Narrator: This is Science Today.
Many years ago the sedative thalidomide gained a
terrible reputation when it caused tragic birth
defects. Since then, though, it's been used safely
for a number of illnesses. Now there's evidence
that it can defeat AIDS wasting -- catastrophic
weight loss among people with AIDS. Dr. Morris Schambelan
of the University of California, San Francisco,
who's one of the doctors testing the drug nationally,
says that experimental AIDS drugs often reach patients
before they can be tested by doctors.
Schambelan: It's a pretty powerful network for getting drugs from Europe and from other parts of the world where the controls are not as exacting as they are in this country.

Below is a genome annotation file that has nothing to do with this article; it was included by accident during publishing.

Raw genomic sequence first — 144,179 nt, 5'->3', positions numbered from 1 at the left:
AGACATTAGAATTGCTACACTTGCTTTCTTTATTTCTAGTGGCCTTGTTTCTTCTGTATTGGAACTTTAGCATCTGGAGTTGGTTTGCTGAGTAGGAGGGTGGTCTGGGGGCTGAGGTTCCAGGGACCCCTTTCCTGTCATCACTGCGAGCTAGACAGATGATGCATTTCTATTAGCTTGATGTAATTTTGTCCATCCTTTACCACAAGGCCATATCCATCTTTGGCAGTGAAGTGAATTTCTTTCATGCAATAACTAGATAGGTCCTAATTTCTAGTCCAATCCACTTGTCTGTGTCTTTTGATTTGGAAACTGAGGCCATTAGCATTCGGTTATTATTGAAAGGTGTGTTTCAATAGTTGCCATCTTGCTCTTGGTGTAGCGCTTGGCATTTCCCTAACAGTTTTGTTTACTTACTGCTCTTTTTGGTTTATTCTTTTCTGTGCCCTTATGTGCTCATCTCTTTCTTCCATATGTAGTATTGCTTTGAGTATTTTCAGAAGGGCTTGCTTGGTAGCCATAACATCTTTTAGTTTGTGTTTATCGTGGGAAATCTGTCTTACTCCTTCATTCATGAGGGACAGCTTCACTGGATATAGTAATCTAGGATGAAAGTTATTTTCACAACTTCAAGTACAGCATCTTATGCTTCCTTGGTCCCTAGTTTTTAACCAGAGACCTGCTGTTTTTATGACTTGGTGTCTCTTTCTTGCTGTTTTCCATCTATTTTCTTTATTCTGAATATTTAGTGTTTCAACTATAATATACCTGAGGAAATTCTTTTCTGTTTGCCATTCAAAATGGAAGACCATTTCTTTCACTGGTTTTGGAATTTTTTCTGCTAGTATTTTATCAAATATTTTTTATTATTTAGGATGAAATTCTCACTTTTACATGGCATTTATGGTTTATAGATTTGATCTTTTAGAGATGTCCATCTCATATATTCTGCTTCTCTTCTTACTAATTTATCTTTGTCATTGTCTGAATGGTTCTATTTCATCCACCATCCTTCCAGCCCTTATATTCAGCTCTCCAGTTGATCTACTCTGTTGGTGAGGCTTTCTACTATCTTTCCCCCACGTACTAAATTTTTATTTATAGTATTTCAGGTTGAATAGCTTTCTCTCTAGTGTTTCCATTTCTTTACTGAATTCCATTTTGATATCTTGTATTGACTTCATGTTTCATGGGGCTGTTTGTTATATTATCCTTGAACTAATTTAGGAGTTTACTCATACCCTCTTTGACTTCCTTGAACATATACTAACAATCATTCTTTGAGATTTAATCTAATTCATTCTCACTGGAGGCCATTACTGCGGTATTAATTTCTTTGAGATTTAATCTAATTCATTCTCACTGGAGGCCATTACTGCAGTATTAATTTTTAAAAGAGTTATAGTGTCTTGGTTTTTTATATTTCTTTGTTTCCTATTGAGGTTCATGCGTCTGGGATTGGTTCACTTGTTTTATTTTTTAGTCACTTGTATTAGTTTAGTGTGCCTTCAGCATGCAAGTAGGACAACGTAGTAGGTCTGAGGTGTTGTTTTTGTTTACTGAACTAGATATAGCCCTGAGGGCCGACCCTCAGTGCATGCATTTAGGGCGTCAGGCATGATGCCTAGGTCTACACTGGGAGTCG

Narrator: AIDS wasting seems to be caused by immune system hormones called cytokines. Thalidomide apparently blocks cytokines, permitting weight gain. Schambelan cautions that it's always risky to tamper with the immune system, which is why the drug is being tested on AIDS patients scientifically.
Schambelan: We have an immune response for a purpose, and so if we're blocking that I think we have to worry about whether that's going to have a down side as well as a positive side.
Narrator: For Science Today, I'm Steve Tokar.